do I care, I have nobody to forgive and certainly
nobody I want to forgive. That's all that matters
to me.
If you take a risk, you may lose. If you never take a risk, you will always lose.
July 19th, 2017 at 8:50:27 PM permalink
FrGamble
Member since: Oct 24, 2012
Threads: 45
Posts: 5191
What?!? You can't leave on that note. You can't leave by ignoring how similar we view forgiveness.

We both realize it is difficult (you go so far as to think it is impossible). Neither of us think it is a quick fix or easy and neither of us doubt its importance. Both of us think that it is precisely by dealing with the hurt that will be the place of healing. Both think that it is a change in feelings, thinking, and emotions. Neither of us think that it can be done by repressing feelings or just pretending everything is okay. Both of us agree that you have to realize that the person who harmed you is doing it out of some pain or hurt of his/her own (you seem to think that you need a face to face personal and intimate explination from the offender).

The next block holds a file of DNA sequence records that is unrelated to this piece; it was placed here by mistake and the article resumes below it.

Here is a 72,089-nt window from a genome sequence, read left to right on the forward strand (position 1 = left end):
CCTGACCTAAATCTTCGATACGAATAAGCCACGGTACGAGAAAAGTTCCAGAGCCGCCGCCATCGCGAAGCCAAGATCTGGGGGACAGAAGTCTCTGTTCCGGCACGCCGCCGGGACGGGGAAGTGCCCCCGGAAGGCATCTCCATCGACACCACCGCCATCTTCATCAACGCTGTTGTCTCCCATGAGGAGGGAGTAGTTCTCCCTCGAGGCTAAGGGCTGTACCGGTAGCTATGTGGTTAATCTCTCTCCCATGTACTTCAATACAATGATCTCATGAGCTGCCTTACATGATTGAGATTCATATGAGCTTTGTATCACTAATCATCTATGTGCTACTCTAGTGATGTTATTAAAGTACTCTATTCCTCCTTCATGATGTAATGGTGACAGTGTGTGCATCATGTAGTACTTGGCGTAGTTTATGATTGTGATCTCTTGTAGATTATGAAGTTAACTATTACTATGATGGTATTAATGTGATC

So really I think we are in agreement except for the level of difficulty of forgiveness and the strange requirement you have to meet and work out face to face with the one who hurt you forgiveness. I also think you might have learned an example of something that is purely in the mind but has real practical consequences to humanity. You also I think feel the frustration that the very same kind of forgiveness you and I both believe in is seemingly much easier for the Christian or anyone who believes in a merciful God. Maybe that is why you want to stop the conversation. I know for sure it is NOT because you have nobody to forgive and nobody to ask forgiveness from. Remember it is not as hard as you think and it is the best thing you could ever do for yourself.